Of course when you only have a few, well defined areas to fix, you can go to the Bitmap Editor and clean the Sketch result up with a white brush.
I wish to share two useful tricks that I applied to create this image.
First, the lines come from a Sketch filter followed by a Random Painter. The Brush type property of the Sketch filter was set to Transparent. This way the connected Random Painter won’t render white brush strokes on the background. You can also use this setup as the top layer of a auto or hand painted image, to enhance the contours. Try different brush families in the Random Painter, until it suits best the artistic style that you are looking for.
Now we have a black on transparent sketch, that we can enhance with a Texturizer filter, still on the same layer, dropped after the Random Painter. The texture will break the uniform look of the existing strokes, it will look more like a chalk drawing. But it is still black and white. So the second trick is un-checking the Grayscale property of the Texturizer. The Paper 9 texture that we selected here will beautifully tone our drawing to red.
Finally I added another Sketch layer on top, with Normal blending and 40% opacity, to make the color of certain lines a darker red.
A quick video demo of the clone painting capabilities of PostworkShop 3 beta. The video capture is real-time, not accelerated.
We are still adding new features to the user interface, so I don’t show it here.
Just a few renditions of the same theme. Click the images for a larger view.
Sometimes you wish to add more details to your clone painting projects, e.g. contour lines would often help. Click the image for a full size view.
In PostworkShop you can get black contour lines with the Sketch filter, but they would look strange in a paint project. You can create colored lines by using the Sketch output to mask the original image with a Set Alpha filter (you will have to invert the mask, because black means transparent and white means opaque). See below:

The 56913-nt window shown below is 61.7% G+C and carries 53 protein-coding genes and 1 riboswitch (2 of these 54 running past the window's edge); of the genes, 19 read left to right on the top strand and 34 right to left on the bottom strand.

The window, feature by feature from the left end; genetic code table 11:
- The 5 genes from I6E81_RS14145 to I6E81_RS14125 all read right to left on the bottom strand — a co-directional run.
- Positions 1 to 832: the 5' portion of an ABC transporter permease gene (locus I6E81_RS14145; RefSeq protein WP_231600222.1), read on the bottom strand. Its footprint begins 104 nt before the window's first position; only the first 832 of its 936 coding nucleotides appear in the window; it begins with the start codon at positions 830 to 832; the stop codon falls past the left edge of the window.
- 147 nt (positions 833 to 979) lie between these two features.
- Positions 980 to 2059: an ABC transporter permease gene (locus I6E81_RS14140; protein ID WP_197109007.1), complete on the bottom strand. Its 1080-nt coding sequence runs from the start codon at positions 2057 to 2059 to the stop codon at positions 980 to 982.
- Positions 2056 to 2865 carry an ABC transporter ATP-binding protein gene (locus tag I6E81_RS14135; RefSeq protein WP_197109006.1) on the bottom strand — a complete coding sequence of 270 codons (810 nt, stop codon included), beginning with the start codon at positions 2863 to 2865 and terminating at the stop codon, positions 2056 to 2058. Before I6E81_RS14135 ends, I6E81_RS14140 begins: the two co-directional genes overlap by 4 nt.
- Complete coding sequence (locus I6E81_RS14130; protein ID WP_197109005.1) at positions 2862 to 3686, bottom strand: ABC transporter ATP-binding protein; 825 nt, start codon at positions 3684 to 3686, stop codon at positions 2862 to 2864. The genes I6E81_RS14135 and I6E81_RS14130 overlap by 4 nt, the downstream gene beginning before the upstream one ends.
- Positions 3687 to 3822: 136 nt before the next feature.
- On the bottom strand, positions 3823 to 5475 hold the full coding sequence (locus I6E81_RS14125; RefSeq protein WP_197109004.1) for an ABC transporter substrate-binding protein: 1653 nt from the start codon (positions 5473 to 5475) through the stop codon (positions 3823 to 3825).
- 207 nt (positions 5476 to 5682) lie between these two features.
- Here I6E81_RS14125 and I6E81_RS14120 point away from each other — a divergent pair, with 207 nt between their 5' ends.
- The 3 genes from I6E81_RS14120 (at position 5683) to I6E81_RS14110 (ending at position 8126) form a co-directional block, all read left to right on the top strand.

You can even assemble the Sketch + Set Alpha combo in a separate project and save this setup as a new style. Later, when you need these colored lines, you can just drop this custom style on the top layer. Do not forget to export the Line width and Effect strength properties of the Sketch filter, you will need them to adjust your colored lines.
As this will be your top layer, you can also change the usual layer blending and opacity settings to tune down the effect if necessary.
Painted with PostworkShop 3 beta. Click the image for a full size view.
For the photo cloning I used “Paint Brush 2″ with a small step and a large scatter, local color pickup (new in PWS3) and extra saturation (also new in PWS3).
The lines come from a simple trick: I used the inverted black and white output of a Sketch filter to mask the original image and the resulting colorized lines were simply added on top of the painting. I will write about it in more details in another post.
The paper texture was added on the Compositing tab, with a Texturizer filter chained at the end of the layer.